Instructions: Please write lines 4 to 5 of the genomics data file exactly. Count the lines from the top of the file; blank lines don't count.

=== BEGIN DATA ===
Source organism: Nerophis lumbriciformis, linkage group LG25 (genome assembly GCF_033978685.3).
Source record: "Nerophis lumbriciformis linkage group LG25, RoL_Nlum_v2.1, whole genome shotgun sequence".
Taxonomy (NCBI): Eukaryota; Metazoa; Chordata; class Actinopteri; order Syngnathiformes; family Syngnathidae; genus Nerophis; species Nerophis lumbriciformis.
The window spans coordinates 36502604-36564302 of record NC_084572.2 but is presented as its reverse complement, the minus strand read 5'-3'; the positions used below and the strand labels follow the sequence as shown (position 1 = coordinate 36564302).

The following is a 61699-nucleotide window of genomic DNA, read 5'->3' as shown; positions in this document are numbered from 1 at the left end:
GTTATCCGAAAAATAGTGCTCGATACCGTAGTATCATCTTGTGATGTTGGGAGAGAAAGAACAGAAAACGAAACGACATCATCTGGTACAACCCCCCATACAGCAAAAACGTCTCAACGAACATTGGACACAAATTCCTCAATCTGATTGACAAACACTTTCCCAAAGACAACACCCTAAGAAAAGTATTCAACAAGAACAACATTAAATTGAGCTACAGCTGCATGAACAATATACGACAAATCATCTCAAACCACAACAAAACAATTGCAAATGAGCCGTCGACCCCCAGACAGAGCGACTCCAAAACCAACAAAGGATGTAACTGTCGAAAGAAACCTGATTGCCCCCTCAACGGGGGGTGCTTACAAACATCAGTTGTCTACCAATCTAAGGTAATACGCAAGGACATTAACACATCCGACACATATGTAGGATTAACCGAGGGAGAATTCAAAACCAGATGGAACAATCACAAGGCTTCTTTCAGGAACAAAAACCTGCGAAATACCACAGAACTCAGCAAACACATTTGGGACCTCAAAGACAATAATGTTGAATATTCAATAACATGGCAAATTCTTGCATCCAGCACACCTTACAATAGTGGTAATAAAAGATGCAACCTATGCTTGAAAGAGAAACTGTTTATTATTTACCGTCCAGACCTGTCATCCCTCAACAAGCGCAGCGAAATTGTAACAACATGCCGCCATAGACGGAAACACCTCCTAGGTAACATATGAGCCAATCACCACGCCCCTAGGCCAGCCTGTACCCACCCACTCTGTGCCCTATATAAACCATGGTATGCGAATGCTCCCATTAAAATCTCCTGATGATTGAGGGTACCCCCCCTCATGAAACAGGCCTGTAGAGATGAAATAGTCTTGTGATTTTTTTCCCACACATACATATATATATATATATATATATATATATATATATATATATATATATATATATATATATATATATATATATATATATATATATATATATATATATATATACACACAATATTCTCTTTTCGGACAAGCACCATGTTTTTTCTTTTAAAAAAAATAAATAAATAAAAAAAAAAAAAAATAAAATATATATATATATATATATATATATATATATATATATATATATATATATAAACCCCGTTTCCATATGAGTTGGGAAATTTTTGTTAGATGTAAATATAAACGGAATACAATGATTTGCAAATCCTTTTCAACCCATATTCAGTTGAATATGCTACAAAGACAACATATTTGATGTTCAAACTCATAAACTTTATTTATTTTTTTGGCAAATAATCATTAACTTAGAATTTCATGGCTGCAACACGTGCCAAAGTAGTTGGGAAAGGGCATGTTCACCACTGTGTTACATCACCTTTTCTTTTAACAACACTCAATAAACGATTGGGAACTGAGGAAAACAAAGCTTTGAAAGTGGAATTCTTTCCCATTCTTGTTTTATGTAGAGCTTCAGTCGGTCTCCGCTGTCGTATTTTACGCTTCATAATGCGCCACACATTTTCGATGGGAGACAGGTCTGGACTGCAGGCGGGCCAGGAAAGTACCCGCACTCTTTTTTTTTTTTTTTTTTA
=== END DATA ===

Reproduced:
The window spans coordinates 36502604-36564302 of record NC_084572.2 but is presented as its reverse complement, the minus strand read 5'-3'; the positions used below and the strand labels follow the sequence as shown (position 1 = coordinate 36564302).

The following is a 61699-nucleotide window of genomic DNA, read 5'->3' as shown; positions in this document are numbered from 1 at the left end: